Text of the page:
When it comes to email marketing, the food industry takes the cake! Who's investing in email design? Food delivery services, restaurants, recipe blogs, food newsletters, and many more businesses. Let's take a look at 3 popular food brands and see what's cooking in their email design.
Blue Apron: Blues, borders & blocks sets their emails apart
Blue Apron delivers fresh ingredients to people's doors to make cooking meals easier.A navy blue color palate reinforces the company's approachable and friendly visual identity and service. Their emails include a combination of striking food photography coupled with distinctive blue text, illustrations, and borders.Here's a recent email from Blue Apron:
The general layout hits all the right notes. A simple header immediately leads readers' eyes to the email's centralcontent.We also love that the email'sfirst module has simple spot illustrationsthat provide a visual, easy-to-follow introduction to how the process works. A mini infographic like this helps readers understand exactly what they'd be buying into (which also works perfectly in a getting started email, too).The blue border used in the second module even gives the email an organized, hierarchical feel, and the images really pop on the simple white background. Blue Apron knows it's better to show than tell!Here's a shorter email from Blue Apron:
In all its messages, Blue Apron leans into the brand's blue color to create a recognizable visual identity. This particular email is almost comprised entirely of an animated GIF, as seen below:
What Could Be Improved
Although this layout is beautiful and playful,GIFs can be problematicand Blue Apron could improve the email by layering live text and a bulletproof buttonon top of theGIF. This ability is one of the most powerful features of the BEE editor, and you can learn how to create great text overlays here.The "Download our new iPhone app" image in the header looks a bit blurry, which should be optimized. (Read How to Optimize Images for Mobile Emailsfor tips). Or, the brand could use text instead of an image.
Blue Apron's emails are recognizable and well-designed. The combination of gorgeous photographyand illustration make thesemessages appealing and friendly, while the brand's blue reinforces a familiar look.
Chobani: Visual simplicity leads the way
Chobani, the Greek yogurt brand, has skyrocketed to the top of the healthy eating industry. They have a great product and are smart in their marketing. The visual brand identity is bright, cheerful,and energetic. The company's approach to email design involves letting high-quality photography lead the way. Here's a recent example:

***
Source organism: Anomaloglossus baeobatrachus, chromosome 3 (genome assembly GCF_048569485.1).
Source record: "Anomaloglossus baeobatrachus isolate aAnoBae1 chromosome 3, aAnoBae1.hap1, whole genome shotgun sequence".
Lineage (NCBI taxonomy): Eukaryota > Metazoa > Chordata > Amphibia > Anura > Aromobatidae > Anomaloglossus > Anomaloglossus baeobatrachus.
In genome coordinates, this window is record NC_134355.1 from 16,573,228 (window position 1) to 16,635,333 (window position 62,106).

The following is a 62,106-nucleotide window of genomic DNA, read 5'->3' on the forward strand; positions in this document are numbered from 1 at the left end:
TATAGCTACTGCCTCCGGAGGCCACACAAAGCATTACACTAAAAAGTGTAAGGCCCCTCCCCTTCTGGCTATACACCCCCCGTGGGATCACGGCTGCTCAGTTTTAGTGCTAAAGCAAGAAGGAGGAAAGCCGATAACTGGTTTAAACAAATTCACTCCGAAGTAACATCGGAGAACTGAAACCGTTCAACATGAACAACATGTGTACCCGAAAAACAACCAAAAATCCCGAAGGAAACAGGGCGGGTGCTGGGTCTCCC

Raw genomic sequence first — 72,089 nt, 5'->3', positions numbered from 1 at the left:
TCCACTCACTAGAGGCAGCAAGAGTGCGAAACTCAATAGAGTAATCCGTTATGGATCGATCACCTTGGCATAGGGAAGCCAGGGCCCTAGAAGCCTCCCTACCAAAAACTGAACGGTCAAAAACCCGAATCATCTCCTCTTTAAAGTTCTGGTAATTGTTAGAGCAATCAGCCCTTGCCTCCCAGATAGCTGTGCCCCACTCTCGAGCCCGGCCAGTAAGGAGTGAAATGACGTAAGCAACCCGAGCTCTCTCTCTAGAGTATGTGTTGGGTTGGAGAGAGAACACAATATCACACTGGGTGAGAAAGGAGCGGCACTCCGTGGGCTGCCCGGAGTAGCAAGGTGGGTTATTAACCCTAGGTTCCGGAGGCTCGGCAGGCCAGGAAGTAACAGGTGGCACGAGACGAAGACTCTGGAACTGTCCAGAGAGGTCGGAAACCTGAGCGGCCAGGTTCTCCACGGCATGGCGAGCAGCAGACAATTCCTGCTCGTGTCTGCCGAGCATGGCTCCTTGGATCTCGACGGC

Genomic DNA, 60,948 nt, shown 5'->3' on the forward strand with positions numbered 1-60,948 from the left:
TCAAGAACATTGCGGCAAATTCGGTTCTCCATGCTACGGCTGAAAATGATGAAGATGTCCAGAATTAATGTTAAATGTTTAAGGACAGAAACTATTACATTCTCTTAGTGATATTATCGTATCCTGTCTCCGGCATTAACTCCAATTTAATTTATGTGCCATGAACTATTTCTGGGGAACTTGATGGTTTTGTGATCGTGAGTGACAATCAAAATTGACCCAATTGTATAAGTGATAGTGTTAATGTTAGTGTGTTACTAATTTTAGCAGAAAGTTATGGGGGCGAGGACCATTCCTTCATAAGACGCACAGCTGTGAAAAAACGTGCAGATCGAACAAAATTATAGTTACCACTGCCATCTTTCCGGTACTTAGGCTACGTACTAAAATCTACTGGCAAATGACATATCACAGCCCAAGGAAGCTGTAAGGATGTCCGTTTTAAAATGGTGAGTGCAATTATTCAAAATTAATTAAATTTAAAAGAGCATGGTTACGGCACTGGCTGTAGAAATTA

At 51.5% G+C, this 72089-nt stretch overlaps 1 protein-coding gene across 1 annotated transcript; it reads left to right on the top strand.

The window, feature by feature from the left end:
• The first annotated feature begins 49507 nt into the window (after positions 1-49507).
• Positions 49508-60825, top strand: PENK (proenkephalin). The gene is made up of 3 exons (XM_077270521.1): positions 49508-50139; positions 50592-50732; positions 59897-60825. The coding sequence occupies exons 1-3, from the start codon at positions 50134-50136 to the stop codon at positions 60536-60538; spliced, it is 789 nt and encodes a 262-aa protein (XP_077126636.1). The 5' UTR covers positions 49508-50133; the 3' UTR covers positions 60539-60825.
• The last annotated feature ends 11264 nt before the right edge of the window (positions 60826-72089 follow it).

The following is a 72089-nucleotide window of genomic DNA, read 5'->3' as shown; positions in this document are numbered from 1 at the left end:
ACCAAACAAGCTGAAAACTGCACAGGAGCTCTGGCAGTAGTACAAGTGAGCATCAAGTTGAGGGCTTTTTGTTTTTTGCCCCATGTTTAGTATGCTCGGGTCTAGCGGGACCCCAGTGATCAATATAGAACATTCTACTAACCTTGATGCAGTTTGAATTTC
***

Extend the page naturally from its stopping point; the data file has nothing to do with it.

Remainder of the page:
Chobani uses an inverted pyramid approach to organize its content. The email leads with a fantastic hero image, followed by a header, body text, and a call to action. They keep their email design simple and choose to include only one image, so that their readers don't getoverwhelmed or fail to take action and get the recipe!Here's another similaremail, this time with an animated GIF as its hero image. The GIF is followed by plain text and a bulletproof CTA, which works to make the message well-balanced and effective.
And here's the animation in action:
What Could Be Improved
To help these emails maintain a light, playful feel, Chobani could skip the bold text. Opting for a thinner typeface—or even a more colorful CTA button—might enhance the brand's look and feel.
We can't argue with simplicity! Chobani's emails are fun to look at and easy to read
Maple Kitchen: Grid design adds to a polished look
Even thoughMaple Kitchenrecently stopped their dailyfood delivery service, we can still learn from how the brand approached their email design.Maple Kitchen's visual brand identity is polished and clean, with a consistent black-and-white color scheme that offsetscolorful images. Here's a recent email from the brand:
Maple relies ona set of templates, which means the brand doesn't waste time reinventing the wheel when designing each message. The brand maintains a uniform look by always employing the same header, font and image style, and HTML background color pattern (white content blocks, on top of a light gray "border").Another example (trimmed) below shows that a photo collage is asmart way to display stunning images with textandavoid the pitfalls of a single-image email.
What Could Be Improved
Including live text and bulletproof buttons (instead of images) would be better. In the BEE editor, it's easy to create a responsive photo collage by juxtaposing text blocks with images. (Or, you could even have text and button overlays across images).
Templates are the way to go. Maple's visual identity is reinforced every time a message is sent.
Wrap-up: Takeaways for food industry email design
These forward-thinking food brands get a lot of things right! Here's what we can learn from their email designs:
- Streamline your header design—keep it simple!
- Optimize images for mobile to avoid blur.
- Use borders and HTML background colors to create content organization.
- Use a background image with text and a CTA button, instead of uploading one single image section.
- Organize content with an inverted pyramid layout.
- Keep your email design focused.
- Send more animated GIFs!
- Consider using a template for design consistency.
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